Sunday, January 18, 2015
The Art of Fielding - Chad Harbach (2011)
I decided to read The Art of Fielding after it was recommended to me by the same anonymous poster that suggested The Love Affairs of Nathaniel P. The comments are worth reading, but I will not re-post them in the body of this review.
Did I find this book truly amazing? It may not surprise you, but, as is often the case: yes and no. During the first 150-200 pages, I was flirting with adding it to the "best books" list (which can be found on my profile on the right) at the time, but then I foolishly checked what Entertainment Weekly had to say with its nifty letter grade. They gave it a B+. They said it was great, totally great--but the characters were a bit undeveloped. I totally agree--but I would personally give it an A- because it is close to being a great book.
I am wary of spoiling this book by providing deeper detail to my criticisms, but I feel that I must. Do not read below the asterisks if you don't like spoilers (I do know at least one person that actively seeks out spoilers).
This book is about a lot of things, but it's mainly about baseball. It's the quintessential campus novel. There are probably tons of references to Moby Dick, but I can't really be sure since I haven't read it yet. The different themes in the novel work very well together, and nothing exactly feels out of place. But after a couple hundred pages it's almost as if Harbach is content to finish the book on auto-pilot. There are still wonderful, beautifully written passages, and some truly off the wall happenings, but the characters oddly seem less believable at the end than they do at the beginning. It's almost as if their decisions are random, that Harbach outlined the plot of the novel and forced the characters to do things that feel unnatural. Again this will be gotten into beneath the asterisks.
It's pretty easy to describe the plot. Henry Skrimshander is an antisocial baseball nut who has obsessively read The Art of Fielding by Aparicio Rodriguez, a former shortstop for the St. Louis Cardinals who took a very philosophical approach to his profession and nearly became the President of Venezuela. Henry is "discovered" by Mike Schwartz, who is one year older than him, and catches for the Westish Harpooners. Mike recruits Henry for the college, and a "beautiful friendship" develops.
Westish is a small liberal arts college in Wisconsin not far off the shores of Lake Michigan. At first I thought it was going to be a stand-in for Northwestern, but it's probably closer to Beloit College (though that is further from the lake). The novel contains a series of unlikely events, and it starts with the school: the recruiting for the baseball team is all over the place. They do find Henry, and a couple other players destined for big league franchises (*cough*cubsandcardinals*cough*), but then they have a bunch of random players that just seem to be on the team because they feel like it.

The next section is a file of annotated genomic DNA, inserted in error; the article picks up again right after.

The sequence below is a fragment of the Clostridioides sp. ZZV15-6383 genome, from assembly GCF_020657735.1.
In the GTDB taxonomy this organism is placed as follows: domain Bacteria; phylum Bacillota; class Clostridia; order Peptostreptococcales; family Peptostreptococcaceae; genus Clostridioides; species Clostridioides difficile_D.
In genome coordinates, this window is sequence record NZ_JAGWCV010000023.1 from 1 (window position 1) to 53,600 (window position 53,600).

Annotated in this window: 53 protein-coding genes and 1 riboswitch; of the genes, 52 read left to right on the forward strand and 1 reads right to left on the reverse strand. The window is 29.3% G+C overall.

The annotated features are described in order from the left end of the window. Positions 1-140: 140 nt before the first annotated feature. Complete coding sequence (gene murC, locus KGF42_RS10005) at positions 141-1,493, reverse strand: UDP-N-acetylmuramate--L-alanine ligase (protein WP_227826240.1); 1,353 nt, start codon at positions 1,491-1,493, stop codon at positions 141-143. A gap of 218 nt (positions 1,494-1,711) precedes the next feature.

Obviously this is where I need to start in on Owen, who casually owns a copy of Henry's favorite niche-specific book and doesn't seem to care at all about the coincidence.
But quickly: the novel is not about Henry. This is one of the more pleasant surprises of The Art of Fielding: it's not content to just sit with one or two characters, and sports a more classic approach to the novel. There are five main characters, and their stories dovetail with one another up until the final scene. They are Henry, Mike Schwartz, Owen Dunne, Guert Affenlight (the 60-year-old college president) and Pella Affenlight (his 23-year-old soon-to-be-divorced daughter). Now I have said above that this is a great book, and that it should make the list of best books reviewed on Flying Houses, but really considering these characters I have to say that only the Affenlights are well-developed characters--and Pella should be qualified by a "barely."
Before we get to the spoilers (and my specific criticisms), I want to reiterate that I do recommend this book and cannot recall reading a better book about baseball. It appears popular for authors to blurb that, while they don't love baseball, Harbach got them into it. Baseball is an endlessly mythological game that has unfortunately been overshadowed by flashier athletic competitions in recent years, along with frequently being derided as "boring." Personally, I have been watching and following baseball since roughly 1991, and I love the recent history that has defined the last couple generations. Unfortunately again, today the words "baseball" and "steroids" will almost always be found together, and some of the more outlandish accomplishments (*cough*barrybondsrogerclemens*cough*) can't be celebrated like the 1998 home run race. This is significant for Harbach's focus. The star player of the Harpooners is not a power hitter, but an Ozzie Smith-esque shortstop whose landmark accomplishment is consecutive error-less games.